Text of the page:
Not only his style, but his convictions created controversy as well. He never flinched from strong preaching: in a sermon on Acts 26:28, he said, "Almost persuaded to be a Christian is like the man who was almost pardoned, but he was hanged; like the man who was almost rescued, but he was burned in the house. A man that is almost saved is damned."

On certain subjects, he was incapable of moderation: Rome, ritualism, hypocrisy, and modernism—the last of which became the centre of a controversy that would mark his last years in ministry.

The "Down-Grade Controversy," as it came to be known, was started in 1887 when Spurgeon began publicly claiming that some of his fellow Baptist ministers were "down grading" the faith. This was the late-nineteenth century, when Darwinism and critical biblical scholarship were compelling many Christians to re-evaluate their understanding of the Bible. Spurgeon believed the issue was not one of interpretation but of the essentials of the faith. He proclaimed in his monthly, The Sword and the Trowel, "Our warfare is with men who are giving up the atoning sacrifice, denying the inspiration of Holy Scripture, and casting slurs upon justification by faith."

The controversy took its toll on the denomination (which censured Spurgeon) and upon Spurgeon, whose already delicate health deteriorated even more during the year-long affair (he suffered from, among other things, recurring depressions and gout).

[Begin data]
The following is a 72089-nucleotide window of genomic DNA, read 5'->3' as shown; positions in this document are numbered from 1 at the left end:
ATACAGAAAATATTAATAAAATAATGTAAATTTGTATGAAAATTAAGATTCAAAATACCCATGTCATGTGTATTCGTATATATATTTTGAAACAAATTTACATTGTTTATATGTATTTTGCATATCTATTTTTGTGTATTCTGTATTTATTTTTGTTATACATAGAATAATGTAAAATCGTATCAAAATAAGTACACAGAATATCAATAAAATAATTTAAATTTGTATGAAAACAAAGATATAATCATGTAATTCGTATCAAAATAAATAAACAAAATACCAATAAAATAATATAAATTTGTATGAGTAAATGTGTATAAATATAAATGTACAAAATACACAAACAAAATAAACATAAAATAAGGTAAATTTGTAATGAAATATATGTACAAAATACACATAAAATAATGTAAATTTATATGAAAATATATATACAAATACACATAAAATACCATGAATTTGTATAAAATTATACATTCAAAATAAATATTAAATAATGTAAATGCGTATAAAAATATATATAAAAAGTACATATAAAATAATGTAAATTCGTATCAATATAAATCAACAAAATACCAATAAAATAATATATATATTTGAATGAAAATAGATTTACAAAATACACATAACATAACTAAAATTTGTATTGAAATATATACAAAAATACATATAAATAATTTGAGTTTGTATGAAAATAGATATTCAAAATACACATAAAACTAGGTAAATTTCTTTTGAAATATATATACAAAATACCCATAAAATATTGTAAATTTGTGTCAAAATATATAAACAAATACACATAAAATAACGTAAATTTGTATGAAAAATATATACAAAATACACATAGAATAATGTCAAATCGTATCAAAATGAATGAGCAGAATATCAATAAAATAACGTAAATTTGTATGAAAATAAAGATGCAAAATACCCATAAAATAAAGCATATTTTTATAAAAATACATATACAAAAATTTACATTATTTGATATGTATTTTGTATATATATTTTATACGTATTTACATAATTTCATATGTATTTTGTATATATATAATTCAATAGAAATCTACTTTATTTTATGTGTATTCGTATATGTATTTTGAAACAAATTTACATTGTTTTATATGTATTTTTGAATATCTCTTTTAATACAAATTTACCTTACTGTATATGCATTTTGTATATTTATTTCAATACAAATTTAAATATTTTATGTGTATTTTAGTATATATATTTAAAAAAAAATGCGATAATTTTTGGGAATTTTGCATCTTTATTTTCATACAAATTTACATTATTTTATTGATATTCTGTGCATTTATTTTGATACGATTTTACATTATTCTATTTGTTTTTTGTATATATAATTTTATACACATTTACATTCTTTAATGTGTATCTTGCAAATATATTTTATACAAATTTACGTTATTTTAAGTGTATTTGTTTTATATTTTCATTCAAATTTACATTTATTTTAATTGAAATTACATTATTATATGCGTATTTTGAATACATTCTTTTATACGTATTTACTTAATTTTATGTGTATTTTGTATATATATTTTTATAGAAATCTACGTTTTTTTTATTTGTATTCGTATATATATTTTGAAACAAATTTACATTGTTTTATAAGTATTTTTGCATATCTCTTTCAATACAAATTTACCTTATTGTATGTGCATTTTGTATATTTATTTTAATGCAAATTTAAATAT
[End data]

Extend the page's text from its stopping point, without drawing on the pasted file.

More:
Spurgeon's contributions were larger than his pulpit, however. He established alms houses and an orphanage, and his Pastor's College, opened in 1855, continues to this day. He preached his last sermon in June 1891 and died six months later. When Charles Spurgeon died in January 1892, London went into mourning. Nearly 60,000 people came to pay homage during the three days his body lay in state at the Metropolitan Tabernacle. Some 100,000 lined the streets as a funeral parade two miles long followed his hearse from the Tabernacle to the cemetery. Flags flew at half-staff and shops and pubs were closed.
 
For more than 150 years, Morning and Evening has provided millions of readers encouragement, challenge, and thought-provoking insight from the pen of one of history's most beloved preachers, Charles H. Spurgeon. Spurgeon's sermons and other writing have touched countless lives, and his insight into perseverance through times of trial while relying on God's immeasurable strength still speaks to readers today. This fantastic gift edition of Spurgeon's bestselling daily devotional contains the complete, original twice-daily text